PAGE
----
Refinancing a car loan can be a good idea when the situation is just right. Since the process of refinancing an auto loan has different outcomes for borrowers in different situations, you have to look into what you want to accomplish and crunch the numbers to see if it's a good idea.
When Refinancing a Car Loan is a Good Idea
There are two common situations when refinancing makes the most sense: when you can get a lower interest rate to save money, and when you absolutely need a lower monthly payment.
Refinancing a Car Loan to Lower Your Interest Rate
When you can get a lower interest rate by refinancing, it's almost always a no-brainer. This allows you to pay less in interest charges over the term of the loan, which means you save money in the long run.
Keep in mind that getting a lower interest rate is only possible when your credit has improved from the time you originally financed the vehicle, or when rates have dropped in the overall marketplace (keep in mind that interest rates are currently on the rise).
Say you took out your auto loan when your credit was less than perfect, and you got an above average interest rate as a result. If your credit score has improved since then, it's often possible to qualify for a lower interest rate and save money for the remainder of the loan. To see this in action, let's look at an example: if you originally qualified for a 12 percent interest rate, and have $10,000 and 36 months left on your loan, refinancing and getting a four percent interest rate results in these savings:
|Interest Rate||Monthly Payment||Interest Paid||Total Cost|
In this scenario, refinancing helps you save a good chunk of change, making it absolutely worth it. However, in situations where you're not able to get a much better rate, the financial impact won't be as significant. Also, if you refinance, get a lower rate, but extend the loan term, the longer length might offset any savings (although the monthly payment will drop).
Refinancing When You Need a Smaller Car Payment
If you're having trouble affording your monthly car payment, refinancing is also a solution that can help. Say your financial situation has changed – perhaps due to a lower paying job, an unforeseen new bill that you have to budget for, or any other reason – and now you have less room in your monthly budget. By refinancing and extending the loan term, you can get a lower monthly payment to free up some money.
However, you should keep in mind the long-term drawback of doing this: you end up paying more in the long run. When you extend a loan term, it leads to more interest charges and, therefore, a higher total cost. It's only a good idea to refinance to get a lower payment if it’s absolutely necessary.
Let's look at another example to see what we're talking about in action. If you have an eight percent interest rate and have $8,000 and 24 months left on your auto loan, here's what extending the term to 48 months does:
|Loan Term||Monthly Payment||Interest Paid||Total Cost|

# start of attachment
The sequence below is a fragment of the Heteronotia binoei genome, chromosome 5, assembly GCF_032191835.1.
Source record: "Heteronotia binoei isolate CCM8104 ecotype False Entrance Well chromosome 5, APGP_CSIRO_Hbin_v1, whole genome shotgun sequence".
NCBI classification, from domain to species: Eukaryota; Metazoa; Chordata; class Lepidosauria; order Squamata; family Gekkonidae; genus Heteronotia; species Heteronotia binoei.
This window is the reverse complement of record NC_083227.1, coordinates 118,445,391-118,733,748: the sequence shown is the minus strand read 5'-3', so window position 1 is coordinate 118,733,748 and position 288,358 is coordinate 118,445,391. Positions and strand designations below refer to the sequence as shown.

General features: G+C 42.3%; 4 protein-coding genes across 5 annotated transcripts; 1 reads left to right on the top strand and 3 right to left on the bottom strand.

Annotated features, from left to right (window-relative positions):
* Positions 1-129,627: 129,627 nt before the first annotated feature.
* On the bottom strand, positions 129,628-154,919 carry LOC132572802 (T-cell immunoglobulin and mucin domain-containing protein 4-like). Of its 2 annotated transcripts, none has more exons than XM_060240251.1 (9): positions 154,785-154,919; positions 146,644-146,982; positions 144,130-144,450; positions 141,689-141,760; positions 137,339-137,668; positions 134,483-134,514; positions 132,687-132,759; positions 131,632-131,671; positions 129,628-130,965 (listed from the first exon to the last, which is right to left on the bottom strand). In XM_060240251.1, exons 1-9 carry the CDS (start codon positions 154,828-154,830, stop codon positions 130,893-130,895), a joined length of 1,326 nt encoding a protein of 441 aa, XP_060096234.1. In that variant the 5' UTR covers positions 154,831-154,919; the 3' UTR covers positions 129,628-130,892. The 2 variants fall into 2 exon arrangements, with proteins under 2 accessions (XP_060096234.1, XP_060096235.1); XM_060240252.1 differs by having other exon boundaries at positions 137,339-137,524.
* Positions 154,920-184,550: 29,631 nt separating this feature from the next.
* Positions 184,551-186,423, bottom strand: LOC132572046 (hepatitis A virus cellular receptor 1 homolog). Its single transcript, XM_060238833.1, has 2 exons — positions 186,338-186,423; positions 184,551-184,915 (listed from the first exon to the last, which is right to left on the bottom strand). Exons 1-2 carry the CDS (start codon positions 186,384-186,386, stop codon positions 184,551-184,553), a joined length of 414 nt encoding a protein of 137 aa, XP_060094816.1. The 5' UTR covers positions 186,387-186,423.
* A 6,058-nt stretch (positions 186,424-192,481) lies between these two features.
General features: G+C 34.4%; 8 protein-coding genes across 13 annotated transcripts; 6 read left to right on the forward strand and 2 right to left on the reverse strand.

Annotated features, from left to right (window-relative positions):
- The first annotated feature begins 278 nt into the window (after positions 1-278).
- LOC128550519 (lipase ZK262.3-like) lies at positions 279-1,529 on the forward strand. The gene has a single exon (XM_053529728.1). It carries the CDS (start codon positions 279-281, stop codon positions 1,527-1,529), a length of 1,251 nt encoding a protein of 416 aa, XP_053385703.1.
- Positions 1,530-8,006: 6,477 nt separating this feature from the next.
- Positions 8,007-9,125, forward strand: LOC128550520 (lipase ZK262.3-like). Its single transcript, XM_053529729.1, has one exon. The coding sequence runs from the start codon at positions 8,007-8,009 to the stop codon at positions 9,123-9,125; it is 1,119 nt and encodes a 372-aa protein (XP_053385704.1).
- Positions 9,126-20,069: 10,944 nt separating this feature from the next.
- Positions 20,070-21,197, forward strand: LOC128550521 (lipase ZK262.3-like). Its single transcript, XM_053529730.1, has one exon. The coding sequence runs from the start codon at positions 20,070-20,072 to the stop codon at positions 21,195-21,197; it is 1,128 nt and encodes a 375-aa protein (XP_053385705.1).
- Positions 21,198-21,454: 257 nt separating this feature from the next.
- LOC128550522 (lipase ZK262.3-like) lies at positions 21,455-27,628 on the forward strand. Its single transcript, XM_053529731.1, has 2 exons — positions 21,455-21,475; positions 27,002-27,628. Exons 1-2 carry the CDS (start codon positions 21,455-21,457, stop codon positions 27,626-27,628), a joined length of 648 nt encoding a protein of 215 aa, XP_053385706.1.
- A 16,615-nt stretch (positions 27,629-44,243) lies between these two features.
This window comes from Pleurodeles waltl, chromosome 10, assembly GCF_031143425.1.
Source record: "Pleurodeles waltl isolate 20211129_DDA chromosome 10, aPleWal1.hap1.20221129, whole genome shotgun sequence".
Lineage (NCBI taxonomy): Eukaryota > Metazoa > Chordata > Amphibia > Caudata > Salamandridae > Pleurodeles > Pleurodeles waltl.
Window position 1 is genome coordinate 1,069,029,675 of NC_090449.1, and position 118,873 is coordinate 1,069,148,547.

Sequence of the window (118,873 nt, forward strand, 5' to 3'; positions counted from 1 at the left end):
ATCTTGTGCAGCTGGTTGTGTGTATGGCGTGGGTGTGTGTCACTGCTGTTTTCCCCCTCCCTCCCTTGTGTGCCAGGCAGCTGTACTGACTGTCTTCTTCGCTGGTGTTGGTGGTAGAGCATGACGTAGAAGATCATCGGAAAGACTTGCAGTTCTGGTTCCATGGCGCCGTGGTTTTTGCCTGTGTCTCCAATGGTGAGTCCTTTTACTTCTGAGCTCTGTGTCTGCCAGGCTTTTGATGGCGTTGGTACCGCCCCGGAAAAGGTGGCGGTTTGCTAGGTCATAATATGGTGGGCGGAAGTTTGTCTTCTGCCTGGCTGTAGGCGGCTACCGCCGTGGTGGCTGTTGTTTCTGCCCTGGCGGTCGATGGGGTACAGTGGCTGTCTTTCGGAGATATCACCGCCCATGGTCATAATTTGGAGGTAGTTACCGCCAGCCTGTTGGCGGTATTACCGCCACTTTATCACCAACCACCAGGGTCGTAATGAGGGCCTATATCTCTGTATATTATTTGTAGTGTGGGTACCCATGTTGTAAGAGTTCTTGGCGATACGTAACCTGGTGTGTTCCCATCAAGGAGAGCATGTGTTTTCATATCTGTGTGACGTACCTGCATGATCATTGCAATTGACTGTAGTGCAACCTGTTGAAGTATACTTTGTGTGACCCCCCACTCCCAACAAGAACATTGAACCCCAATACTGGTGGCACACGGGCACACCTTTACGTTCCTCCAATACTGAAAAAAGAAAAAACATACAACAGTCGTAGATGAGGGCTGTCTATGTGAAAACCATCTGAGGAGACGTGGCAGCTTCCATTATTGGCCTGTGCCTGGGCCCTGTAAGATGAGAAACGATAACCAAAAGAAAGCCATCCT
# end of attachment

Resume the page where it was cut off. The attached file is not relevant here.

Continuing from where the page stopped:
As you can see, the trade off of extending the loan for two more years is paying nearly $700 more in interest charges, although you free up over $166 in additional monthly cash.
Keep in mind that these savings are reduced if you're only able to qualify for a higher interest rate when you refinance. On the other hand, it may be possible to extend the term and get a lower interest rate when do so, which can help even more. Just make sure you understand the consequences and do some research and loan shopping to see the terms you're able to qualify for if you want to refinance.
When Refinancing an Auto Loan is a Bad Idea
On the other end of the spectrum, there are many situations where it's a bad idea to refinance your car loan. If your loan is nearly paid off, there may not be a lot of financial benefits to doing this. Or, if your car is old and has high miles, it might not qualify for refinancing.
Another scenario where you should avoid refinancing is when you're upside down. Vehicles depreciate in value, often at a faster pace than you're able to pay down the principal of your loan. This leaves you owing more on the loan than your car is worth, meaning you have negative equity or are underwater. You either won't be able to find a lender who'll let you refinance, or they'll demand cash upfront to pay off the negative equity before you can proceed.
The Bottom Line
Refinancing a car loan is typically only a good idea when you can get a lower interest rate or need a lower payment by extending the term. Make sure you understand what you're trying to accomplish, consider the short- and long-term impacts of doing so, and do the math to see if it'll be worth your while.
While Auto Credit Express can't help borrowers who need to refinance, we can help those who need car loans find a dealer. We work with dealerships all around the country that specialize in helping consumers dealing with imperfect credit get financed. Get our simple and free process started right now by completing our auto loan request form online.